Black-eyed Rippon ready to move on

Quad may be in the cards at Skate America

Adam Rippon's "Rippon Lutz" has become a signature move in his routines.
Adam Rippon's "Rippon Lutz" has become a signature move in his routines. (Getty Images)


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By Lynn Rutherford, special to
(11/02/2010) - Adam Rippon's eye may be a "little black and blue," his shoulder "a little stiff," but there are no serious after effects from his spectacular practice collision with Patrick Chan last week, the skater told reporters on a teleconference earlier today.

Rippon, who won bronze behind Chan and Nobunari Oda at Skate Canada in Kingston, Ontario, doesn't plan any major changes to his programs for his next Grand Prix event, Skate America, held in Portland, Oregon on Nov. 11 -14.

"The layout of my short program and free skate is relatively the same as at Skate Canada," he said.

In Kingston, Rippon stayed on his feet, putting out two solid programs. His biggest mistake was turning out of the second triple Axel in his free skate. Despite this, he finished 6.48 points behind Chan, who fell three times in his short program and once in his free.

Much of Chan's win can be chalked up to strong Program Component Scores, including skating skills, performance, transitions, interpretation and choreography.

"I'm happy with the way I skated and debuted my new short [to Tchaikovski's Romeo and Juliet] at Skate Canada," he said. "I think I need to skate with a little bit more freedom. I didn't feel totally invested in the competition...I'm glad I have a few days to recoup and [get back into] full form.

"I've been working a lot on my skating skills, and I want to continue to work on them and improve, to develop an effortless quality."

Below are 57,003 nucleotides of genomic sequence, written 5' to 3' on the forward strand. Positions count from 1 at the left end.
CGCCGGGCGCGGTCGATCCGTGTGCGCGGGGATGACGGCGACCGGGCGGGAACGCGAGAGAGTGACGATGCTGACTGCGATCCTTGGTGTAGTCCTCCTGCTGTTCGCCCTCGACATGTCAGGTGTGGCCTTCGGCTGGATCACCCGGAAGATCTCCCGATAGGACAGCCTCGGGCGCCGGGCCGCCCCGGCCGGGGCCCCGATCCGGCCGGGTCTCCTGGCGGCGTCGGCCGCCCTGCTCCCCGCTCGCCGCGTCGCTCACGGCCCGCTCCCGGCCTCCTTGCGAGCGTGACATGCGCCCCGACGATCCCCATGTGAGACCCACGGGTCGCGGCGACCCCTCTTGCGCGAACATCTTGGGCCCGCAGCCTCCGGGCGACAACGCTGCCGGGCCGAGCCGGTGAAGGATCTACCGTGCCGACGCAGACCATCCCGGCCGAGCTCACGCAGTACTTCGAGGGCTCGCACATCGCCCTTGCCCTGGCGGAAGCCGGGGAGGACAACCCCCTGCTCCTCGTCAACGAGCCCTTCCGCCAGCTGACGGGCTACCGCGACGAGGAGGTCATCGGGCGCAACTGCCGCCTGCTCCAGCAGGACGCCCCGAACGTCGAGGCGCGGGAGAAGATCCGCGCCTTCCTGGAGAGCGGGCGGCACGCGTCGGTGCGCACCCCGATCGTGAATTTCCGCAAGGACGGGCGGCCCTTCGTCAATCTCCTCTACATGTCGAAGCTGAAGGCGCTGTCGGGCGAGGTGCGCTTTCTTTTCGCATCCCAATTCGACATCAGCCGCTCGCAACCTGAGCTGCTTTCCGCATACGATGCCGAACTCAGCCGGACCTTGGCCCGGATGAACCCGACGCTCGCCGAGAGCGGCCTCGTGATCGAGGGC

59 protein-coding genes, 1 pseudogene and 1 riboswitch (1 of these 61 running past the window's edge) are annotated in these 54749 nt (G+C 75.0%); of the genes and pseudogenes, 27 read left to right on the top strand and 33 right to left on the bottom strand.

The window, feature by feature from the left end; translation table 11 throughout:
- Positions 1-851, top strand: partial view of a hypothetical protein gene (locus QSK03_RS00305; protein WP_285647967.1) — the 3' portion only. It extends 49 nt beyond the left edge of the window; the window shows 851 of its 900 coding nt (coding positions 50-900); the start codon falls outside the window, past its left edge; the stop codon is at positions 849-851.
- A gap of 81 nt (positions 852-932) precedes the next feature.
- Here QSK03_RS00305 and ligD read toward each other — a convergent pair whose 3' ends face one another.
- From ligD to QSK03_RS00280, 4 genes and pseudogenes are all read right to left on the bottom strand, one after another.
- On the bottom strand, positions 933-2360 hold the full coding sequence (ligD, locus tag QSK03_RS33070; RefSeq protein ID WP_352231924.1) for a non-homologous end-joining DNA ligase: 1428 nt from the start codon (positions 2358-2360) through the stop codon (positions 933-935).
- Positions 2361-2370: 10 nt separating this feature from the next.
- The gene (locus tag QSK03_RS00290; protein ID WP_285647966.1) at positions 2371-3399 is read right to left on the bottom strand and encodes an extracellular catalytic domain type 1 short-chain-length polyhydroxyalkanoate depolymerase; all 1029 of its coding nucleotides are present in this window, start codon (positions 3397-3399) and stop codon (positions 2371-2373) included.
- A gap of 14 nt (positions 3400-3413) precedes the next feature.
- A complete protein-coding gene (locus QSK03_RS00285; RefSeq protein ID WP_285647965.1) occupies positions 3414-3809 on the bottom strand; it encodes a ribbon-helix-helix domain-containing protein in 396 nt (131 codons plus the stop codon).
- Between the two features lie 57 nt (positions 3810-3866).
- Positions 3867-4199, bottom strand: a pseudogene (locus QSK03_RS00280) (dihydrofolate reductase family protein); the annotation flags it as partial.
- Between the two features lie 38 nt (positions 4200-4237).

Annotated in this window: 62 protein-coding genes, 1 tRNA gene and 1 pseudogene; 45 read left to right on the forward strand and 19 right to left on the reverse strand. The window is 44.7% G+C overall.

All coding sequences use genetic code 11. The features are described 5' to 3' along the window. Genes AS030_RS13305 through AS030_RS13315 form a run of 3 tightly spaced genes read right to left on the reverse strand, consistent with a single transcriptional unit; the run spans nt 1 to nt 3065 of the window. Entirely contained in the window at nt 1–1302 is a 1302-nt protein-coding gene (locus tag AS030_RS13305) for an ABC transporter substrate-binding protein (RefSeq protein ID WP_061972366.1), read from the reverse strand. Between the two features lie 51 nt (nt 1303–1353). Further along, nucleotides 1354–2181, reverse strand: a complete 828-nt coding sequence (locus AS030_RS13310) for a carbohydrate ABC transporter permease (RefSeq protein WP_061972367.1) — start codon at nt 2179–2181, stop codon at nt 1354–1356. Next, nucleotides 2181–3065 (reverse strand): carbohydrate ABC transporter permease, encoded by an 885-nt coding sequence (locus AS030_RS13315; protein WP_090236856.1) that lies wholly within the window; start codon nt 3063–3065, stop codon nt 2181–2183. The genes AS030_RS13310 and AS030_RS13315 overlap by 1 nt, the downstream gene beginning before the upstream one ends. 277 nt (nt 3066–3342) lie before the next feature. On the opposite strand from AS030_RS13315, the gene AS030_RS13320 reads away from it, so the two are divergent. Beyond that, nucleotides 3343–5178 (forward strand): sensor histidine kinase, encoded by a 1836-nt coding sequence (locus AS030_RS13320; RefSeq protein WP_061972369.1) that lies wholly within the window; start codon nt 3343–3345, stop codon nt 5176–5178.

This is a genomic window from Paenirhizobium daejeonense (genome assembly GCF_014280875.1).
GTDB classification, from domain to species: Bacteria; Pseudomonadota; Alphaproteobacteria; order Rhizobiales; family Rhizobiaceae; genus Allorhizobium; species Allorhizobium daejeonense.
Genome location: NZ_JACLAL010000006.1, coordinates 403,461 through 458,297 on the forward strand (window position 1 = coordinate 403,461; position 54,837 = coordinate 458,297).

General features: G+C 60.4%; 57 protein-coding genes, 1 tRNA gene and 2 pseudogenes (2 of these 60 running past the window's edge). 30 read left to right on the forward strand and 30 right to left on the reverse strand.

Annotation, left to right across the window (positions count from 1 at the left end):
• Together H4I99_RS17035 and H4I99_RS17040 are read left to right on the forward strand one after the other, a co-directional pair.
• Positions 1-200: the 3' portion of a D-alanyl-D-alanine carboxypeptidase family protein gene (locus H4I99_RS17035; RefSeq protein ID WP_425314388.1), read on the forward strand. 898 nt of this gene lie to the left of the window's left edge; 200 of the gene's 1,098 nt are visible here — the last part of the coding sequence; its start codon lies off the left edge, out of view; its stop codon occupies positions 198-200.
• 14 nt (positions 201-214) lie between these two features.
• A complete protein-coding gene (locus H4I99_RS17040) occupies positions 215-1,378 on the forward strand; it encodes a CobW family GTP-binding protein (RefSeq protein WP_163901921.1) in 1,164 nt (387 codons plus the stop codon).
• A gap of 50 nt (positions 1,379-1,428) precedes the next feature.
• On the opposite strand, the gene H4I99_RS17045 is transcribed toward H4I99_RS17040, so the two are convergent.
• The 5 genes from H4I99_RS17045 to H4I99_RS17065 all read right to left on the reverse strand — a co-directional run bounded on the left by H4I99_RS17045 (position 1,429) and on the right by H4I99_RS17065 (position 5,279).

The skater added there is also room for improvement in his spin levels. At Skate Canada, a few of his spins gained Level 3; at Skate America, he'd like them all to be Level 4, to boost his score.

"Every little bit helps," he said. "We want to go back and make sure all the levels are accounted for."

Both Chan and Oda executed quad toes in their free skates, banking 12.30 and 10.30 points respectively. That's something Rippon has yet to accomplish, but it's on his agenda.

"I think the pressure is always there for skaters and athletes to continue to push the envelope technically," he said. "I'll be training the quad, and I hope to add it [to my free program] if not in Portland, then at nationals."

ISU rule changes in jump values are encouraging skaters to try more difficult elements. At Skate Canada, five men did quads and gained at least partial credit for the four-revolution jump. Canadian Kevin Reynolds executed two different quads, the Salchow and toe, in both his short and free.

"For sure with changes with the point values -- now there is an under rotation ["<," assigning 70 percent value to the jump] and downgrade ["<<"] -- there is a little more incentive to go out and attempt quads," Rippon said.

"For me personally, it's important that a jump be stable before [doing it in] competition. It's important for me to skate clean, solid programs, with a quad or not. I'm not sure about [doing it in] Portland; we'll see how I'm feeling."

The stiff shoulder won't change plans for his "Rippon" Lutz, the signature move that has Rippon rotating the difficult triple with both arms over his head. 1988 Olympic champion Brian Boitano executed a variation [the "Tano"] with his right arm over head; Rippon does that move as well, using his left arm.

"When I first came to skate [with coach Brian Orser in 2008], I was shy to show him the Lutz with one arm, because Boitano was such a famous rival of his. I didn't know if [Orser] would never want to talk to me again, I had no idea."

Orser encouraged the move; eventually, Rippon was goaded into trying something even more challenging.

"I was just fooling around one day training, and [choreographer] David Wilson joked, "You can do it with one arm, so why not two?' They laughed, but I took it seriously. I tried the new triple and it was incredibly dangerous...if anyone saw me try it, they'd say, 'never again.'"

Rippon debuted the jump it at his first Grand Prix last season. He uses it as a solo triple; the 'Tano variation is done as part of a three-jump combination in his free skate.